Whether Local Government Elections are Appealable to the Court of Appeal or the Supreme Court


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The Appellant was interested in contesting for the position of chairman Nasarawa Eggon Local Government of Nasarawa State. He believed that he satisfied all the requirements for participation in the primary elections but to his disappointment, the primary elections were conducted behind him through some manoeuvres and intrigues. He was apparently sidelined. The Appellant, therefore, instituted an action against the 1st to 4th Respondents (as of 1st- 4th Defendants) challenging the primary elections conducted by the 1st Respondent (All Progressive Congress). He took out originating summons at the High Court of Justice, Nasarawa State, asking for among other things, a declaration that the Primary Election organized and conducted by the 1st and 2nd Defendants in Nasarawa Eggon Local Government Council is null, void and of no effect whatsoever.

At the trial, the 1st and 2nd Respondents filed a notice of preliminary objection seeking to strike out the suit on grounds that the Plaintiff had no locus standi to institute the action, that the action was, therefore, statute-barred, and that the Plaintiff had not exhausted the internal remedies for dispute resolution in line with the party Constitution among others. The 4th Respondent (Nasarawa State Independent Electoral Commission) also filed a notice of preliminary objection contending that there was no cause of action against it.

The High Court held that it had no jurisdiction to entertain the appeal and it was accordingly struck out. The Appellant became nettled by the decision of the trial Court and appealed to the lower Court. The Court of Appeal, Makurdi Division rendered a decision holding that it had no jurisdiction to entertain the appeal. The appeal was therefore accordingly struck out.

The Appellant again became aggrieved and further appealed to the Supreme Court against the concurrent findings of the trial High Court and the Court of Appeal.

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The 4th Respondent raised a Preliminary objection on the following grounds:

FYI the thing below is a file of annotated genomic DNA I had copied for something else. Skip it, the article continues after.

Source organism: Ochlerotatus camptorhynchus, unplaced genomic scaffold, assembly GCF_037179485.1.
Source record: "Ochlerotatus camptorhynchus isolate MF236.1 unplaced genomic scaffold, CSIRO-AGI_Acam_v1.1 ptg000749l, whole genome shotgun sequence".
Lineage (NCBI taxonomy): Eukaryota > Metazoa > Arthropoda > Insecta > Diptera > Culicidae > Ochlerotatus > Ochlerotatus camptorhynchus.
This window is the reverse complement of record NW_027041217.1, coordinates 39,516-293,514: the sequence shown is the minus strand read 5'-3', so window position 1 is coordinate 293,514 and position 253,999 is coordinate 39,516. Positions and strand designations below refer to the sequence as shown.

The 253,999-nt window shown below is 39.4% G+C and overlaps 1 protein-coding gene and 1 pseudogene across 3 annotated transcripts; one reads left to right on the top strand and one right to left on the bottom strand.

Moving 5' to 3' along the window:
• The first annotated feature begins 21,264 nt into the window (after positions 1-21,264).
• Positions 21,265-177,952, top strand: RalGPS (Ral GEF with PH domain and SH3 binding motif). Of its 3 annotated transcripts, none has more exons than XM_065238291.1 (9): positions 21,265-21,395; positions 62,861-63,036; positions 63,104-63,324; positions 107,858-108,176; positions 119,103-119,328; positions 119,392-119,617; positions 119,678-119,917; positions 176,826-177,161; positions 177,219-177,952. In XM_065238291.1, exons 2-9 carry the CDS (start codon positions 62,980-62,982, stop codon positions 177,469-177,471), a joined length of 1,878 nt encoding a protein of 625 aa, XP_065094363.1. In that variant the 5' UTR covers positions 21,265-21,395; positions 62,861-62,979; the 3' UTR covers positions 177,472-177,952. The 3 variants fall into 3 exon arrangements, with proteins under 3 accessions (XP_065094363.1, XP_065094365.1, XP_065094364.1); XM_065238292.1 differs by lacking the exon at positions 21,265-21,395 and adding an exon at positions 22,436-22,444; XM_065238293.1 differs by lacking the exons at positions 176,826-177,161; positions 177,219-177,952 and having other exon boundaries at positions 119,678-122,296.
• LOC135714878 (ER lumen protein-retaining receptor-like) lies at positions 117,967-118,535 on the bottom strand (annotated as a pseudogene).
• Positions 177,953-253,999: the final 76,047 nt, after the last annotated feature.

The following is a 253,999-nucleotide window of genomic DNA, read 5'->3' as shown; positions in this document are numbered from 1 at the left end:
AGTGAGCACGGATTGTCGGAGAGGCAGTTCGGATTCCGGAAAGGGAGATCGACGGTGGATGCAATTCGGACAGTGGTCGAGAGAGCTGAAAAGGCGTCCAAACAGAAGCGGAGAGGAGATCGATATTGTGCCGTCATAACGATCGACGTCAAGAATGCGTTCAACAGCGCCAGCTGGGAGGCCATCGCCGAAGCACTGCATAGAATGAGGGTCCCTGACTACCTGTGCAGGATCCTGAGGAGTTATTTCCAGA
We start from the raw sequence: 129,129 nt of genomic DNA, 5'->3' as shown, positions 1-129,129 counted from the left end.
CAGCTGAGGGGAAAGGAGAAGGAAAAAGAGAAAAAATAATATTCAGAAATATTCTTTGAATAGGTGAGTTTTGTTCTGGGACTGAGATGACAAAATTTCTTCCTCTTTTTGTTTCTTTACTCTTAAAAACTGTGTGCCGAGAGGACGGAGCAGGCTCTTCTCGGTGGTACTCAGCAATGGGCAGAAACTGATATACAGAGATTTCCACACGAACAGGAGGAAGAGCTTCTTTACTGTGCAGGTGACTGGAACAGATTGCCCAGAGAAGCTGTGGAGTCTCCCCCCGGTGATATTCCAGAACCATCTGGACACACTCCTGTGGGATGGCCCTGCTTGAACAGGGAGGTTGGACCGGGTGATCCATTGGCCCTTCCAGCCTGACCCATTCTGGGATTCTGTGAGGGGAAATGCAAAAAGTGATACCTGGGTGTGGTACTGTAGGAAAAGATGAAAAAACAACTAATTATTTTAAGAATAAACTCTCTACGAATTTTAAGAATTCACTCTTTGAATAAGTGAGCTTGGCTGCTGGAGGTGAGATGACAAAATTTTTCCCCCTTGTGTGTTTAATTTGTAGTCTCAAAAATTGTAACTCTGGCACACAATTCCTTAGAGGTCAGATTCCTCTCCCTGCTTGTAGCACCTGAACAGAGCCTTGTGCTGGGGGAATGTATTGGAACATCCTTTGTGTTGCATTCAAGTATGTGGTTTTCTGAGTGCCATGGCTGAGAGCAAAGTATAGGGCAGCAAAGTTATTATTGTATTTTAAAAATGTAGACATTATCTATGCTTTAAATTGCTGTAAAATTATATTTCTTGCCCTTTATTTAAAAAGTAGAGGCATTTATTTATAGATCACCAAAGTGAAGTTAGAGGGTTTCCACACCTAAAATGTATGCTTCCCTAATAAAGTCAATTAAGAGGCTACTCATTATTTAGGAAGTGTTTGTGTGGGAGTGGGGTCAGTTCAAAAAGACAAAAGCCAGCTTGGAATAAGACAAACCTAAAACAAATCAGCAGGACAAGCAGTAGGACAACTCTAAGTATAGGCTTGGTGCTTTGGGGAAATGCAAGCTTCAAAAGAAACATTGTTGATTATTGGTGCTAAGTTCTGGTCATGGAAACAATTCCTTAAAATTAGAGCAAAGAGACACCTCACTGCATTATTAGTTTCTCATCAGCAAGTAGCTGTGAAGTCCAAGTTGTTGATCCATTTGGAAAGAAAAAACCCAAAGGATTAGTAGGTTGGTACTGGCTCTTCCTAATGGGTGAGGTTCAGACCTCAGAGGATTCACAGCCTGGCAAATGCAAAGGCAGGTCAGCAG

1. The Court lacks jurisdiction to entertain this appeal.
  1. The suit was filed outside the required period of 14 days as provided by Section 285(9) of the 1999 Constitution (as amended) and the same is statute-barred.


The Supreme Court determined the appeal based on the preliminary objection formulated by the 4th respondent’s counsel.


The learned Counsel for the 4th Respondent contended that appeals coming from the Court of appeal that border on Local Government Elections is not among the items listed under Section 233 of the Constitution of the Federal Republic of Nigeria 1999 (as amended), he, therefore, urged the Court to hold that it lacked jurisdiction to hear and determine the appeal.

Counsel to the Appellant however submitted that the Appellant had consistently, constantly and persistently challenged the conduct of the primary elections held by the All Progressive Congress at Nasarawa Eggon Local Government on the 26th of July, 2021, and by so doing, Counsel said, falls within the rights of the Appellant under Section 87 (9) of the Electoral Act. Learned Counsel urged the Court to discountenance the objections raised by the Respondents.


In the final analysis, the Supreme Court held that the preliminary objection was meritorious and it was accordingly sustained. Consequently, the Supreme Court had no jurisdiction to entertain the Appellant’s appeal, it was therefore struck out.


  1. ELECTORAL MATTERS – ELECTION: Whether the provisions of the Electoral Act apply to Local Government Elections; whether the same is appealable to the Court of Appeal or the Supreme Court

“It is very clear that jurisdiction is donated to this Court and all other Courts by statutes, why must the Court deliberately open flood gate to endless frivolous litigations? Does the Constitution talk about Local Government elections? Does the Electoral Act talk about Local Government elections? To address this issue in support of the position taken by the lower Court, I must embark on navigation into the Electoral Act to unveil where the Appellant thought he could find solace in clothing himself with the right to approach the Court of Appeal in his bid to contest for the office of Chairman in a Local Government?